The brilliant Austrian composer Olga Neuwirth finally had another work performed in the US on Friday night when her chamber opera version of the David Lynch-Barry Gifford film Lost Highway opened at Columbia's Miller Theater. That it takes a college group, albeit the everything-but-professional students of the Oberlin Conservatory Contemporary Music Ensemble, to bring her music here smacks of a high-level conspiracy, but it's really not that difficult. Neuwirth trades in Expressionistic alienation and a modernist by inclination, and alienation is a theme that isn't that welcome in contemporary music. Film can get away with it, though, as Lynch has proven over and over, so if it takes students under the spirited leadership of Timothy Weiss and director Jonathon Field to get this music on the stage, that's fine by me.
Large swathes of the film's dialogue are incorporated into the libretto, by controversial Austrian novelist Elfriede Jelinek. That dialogue is rarely sung, but instead spoken by actors, and the music of the characters who do sing is written such that supertitles aren't necessary. (Bill Bolcom, are you listening? An Austrian sets English more clearly than you do.) Jelinek rewrote two scenes, one in which Mr. Eddy beats a man for smoking where it's prohibited-in the movie he whips a guy for speeding-and another when Renee first strips for Mr. Eddy. In the opera, she gets to keep her clothes on, and the scene is narrated.
Neuwirth's score plays destructive havoc on your senses, always twitching, never letting you relax, much like the film. Lynch's unbearable ominousness and suspense have found a musical analogue through Neuwirth's electronically manipulated speech, song and instrumental effects.
One example: There's a party scene early on, and Neuwirth supplies electronic dance music piped through the loudspeakers. Over that, she lays the small orchestra playing tightly focused phrases that register like blips on the radar. Your ear keeps trying to focus on the beat, but gets distracted by the busier elements.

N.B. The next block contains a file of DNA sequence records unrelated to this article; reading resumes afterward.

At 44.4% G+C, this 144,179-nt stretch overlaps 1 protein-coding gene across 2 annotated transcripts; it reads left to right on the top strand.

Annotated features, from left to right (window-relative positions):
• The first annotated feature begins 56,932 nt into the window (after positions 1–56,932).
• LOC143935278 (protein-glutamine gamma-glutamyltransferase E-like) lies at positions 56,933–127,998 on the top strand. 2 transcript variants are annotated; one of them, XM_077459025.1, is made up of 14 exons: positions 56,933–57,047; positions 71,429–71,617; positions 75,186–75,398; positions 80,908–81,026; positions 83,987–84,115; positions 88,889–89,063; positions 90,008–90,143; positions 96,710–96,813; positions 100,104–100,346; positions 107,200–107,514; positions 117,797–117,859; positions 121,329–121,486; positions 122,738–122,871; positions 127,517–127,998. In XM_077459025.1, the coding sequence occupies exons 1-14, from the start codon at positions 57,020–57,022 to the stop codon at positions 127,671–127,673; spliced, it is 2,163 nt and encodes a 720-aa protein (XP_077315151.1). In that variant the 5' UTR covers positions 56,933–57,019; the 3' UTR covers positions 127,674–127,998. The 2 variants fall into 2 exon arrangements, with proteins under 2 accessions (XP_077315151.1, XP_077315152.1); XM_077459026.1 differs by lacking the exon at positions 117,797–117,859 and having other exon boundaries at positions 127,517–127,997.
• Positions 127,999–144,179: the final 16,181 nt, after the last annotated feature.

That scene achieve musically what Lynch achieves through film editing and, yes, his soundtrack, which is an unsettling feeling that something awful is about to happen to these people. It does, of course, but the tension is never resolved, for in both the opera and the film end with Fred/Pete going through violent contortions as their personalities and identities wage war against each other. There's no easy pay-off here, not even the cautious, haunted reflections of What It All Means that Nixon and China goes through in Act III. Those seeking catharsis should look elsewhere.
With many of them making their New York debuts, the young singers and actors must have been fighting some vicious jitters, and, indeed, they did all become more convincing as the opera progressed. But they couldn't match the dread of Neuwirth's score with their acting or singing. I'll speculate that it's a lack of experience and not for lack of effort that the cool assurance of the movie's cast was lacking from last night's.
Baritone Michael Weyandt stood out as the persecuted auto-mechanic Pete, singing with a clear high baritone and showing great confidence as an actor. His doppelganger Fred, actor Barry Bryan, sounded oddly detached from his lines. Alice Teyssier took a few scenes to get comfortable, but she became a haunting dual persona as Alice/Renee, the lover of the two guys above. The flights of her light soprano communicated her characters' wounded bird personality well.
Raphael Sacks' Mr. Eddy was a stick-thin brute who rages in falsetto and rumbles with even more menace. Such a young actor in the role can't help appearing a little comical, and falls just shy of scaring the bejesus out of the audience. And I hate to say it, but countertenor Chad Grossman's Mystery Man, the creepy apparition in white face paint and garish red lipstick who exists solely to mess with the subconscious, isn't creepy at all, but he does sing well. Yet he'll give no one nightmares.
What this opera needs is another production that isn't constrained by a college music department's budget. (Mark Swed wrote in the LA Times that English National Opera is reportedly producing it next year, and Kairos has released the original 2003 Graz production on CD. [Scroll down.]) The orchestra and singers give stunning performances for musicians of their age, and Oberlin compares exceptionally to the Bloomington and Juilliard ensembles I've heard, but their technique isn't that of a group of pros. They probably haven't been kicked around by life too much, either, and once they have been, they'll be able to appreciate that alienation Neuwirth is so fond of much better.